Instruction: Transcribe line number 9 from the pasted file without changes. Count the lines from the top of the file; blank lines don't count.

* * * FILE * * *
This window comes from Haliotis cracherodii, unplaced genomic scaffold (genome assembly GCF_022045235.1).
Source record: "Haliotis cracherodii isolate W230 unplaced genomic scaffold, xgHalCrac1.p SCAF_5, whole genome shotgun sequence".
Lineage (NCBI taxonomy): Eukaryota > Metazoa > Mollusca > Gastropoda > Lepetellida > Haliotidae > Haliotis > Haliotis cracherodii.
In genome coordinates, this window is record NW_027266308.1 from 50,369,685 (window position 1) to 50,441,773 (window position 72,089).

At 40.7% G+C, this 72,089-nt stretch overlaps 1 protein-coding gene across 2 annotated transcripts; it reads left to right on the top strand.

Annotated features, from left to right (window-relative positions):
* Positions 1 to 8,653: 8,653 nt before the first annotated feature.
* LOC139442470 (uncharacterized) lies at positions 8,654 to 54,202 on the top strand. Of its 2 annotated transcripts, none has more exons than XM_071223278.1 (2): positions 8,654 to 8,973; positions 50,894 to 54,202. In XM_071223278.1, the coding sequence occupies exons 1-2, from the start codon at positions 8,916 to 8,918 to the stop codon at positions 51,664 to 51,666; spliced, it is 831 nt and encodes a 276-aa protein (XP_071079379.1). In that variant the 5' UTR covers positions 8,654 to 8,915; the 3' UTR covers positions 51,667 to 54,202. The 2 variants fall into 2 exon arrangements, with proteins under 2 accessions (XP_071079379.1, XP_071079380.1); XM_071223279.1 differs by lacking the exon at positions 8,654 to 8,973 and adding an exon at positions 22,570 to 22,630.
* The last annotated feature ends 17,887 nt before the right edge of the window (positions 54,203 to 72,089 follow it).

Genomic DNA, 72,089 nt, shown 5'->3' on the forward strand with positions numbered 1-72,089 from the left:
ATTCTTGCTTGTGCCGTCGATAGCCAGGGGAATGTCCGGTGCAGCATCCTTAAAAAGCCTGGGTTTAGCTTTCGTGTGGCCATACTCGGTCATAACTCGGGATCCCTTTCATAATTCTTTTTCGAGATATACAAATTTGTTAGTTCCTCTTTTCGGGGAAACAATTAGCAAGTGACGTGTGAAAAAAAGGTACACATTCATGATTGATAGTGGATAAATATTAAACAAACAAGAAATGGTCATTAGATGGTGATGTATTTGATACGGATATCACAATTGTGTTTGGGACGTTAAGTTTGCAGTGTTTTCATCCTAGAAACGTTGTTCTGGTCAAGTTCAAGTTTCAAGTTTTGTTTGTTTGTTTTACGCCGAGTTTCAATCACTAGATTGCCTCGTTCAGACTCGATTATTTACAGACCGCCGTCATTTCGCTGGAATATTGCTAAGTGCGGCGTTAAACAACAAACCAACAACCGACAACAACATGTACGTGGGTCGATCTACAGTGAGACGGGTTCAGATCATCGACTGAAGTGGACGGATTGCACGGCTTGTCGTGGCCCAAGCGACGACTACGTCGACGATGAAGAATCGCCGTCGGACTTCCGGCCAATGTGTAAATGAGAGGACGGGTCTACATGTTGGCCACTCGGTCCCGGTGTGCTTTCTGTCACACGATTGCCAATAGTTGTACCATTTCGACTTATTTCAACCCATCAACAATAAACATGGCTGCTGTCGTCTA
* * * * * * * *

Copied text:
* The last annotated feature ends 17,887 nt before the right edge of the window (positions 54,203 to 72,089 follow it).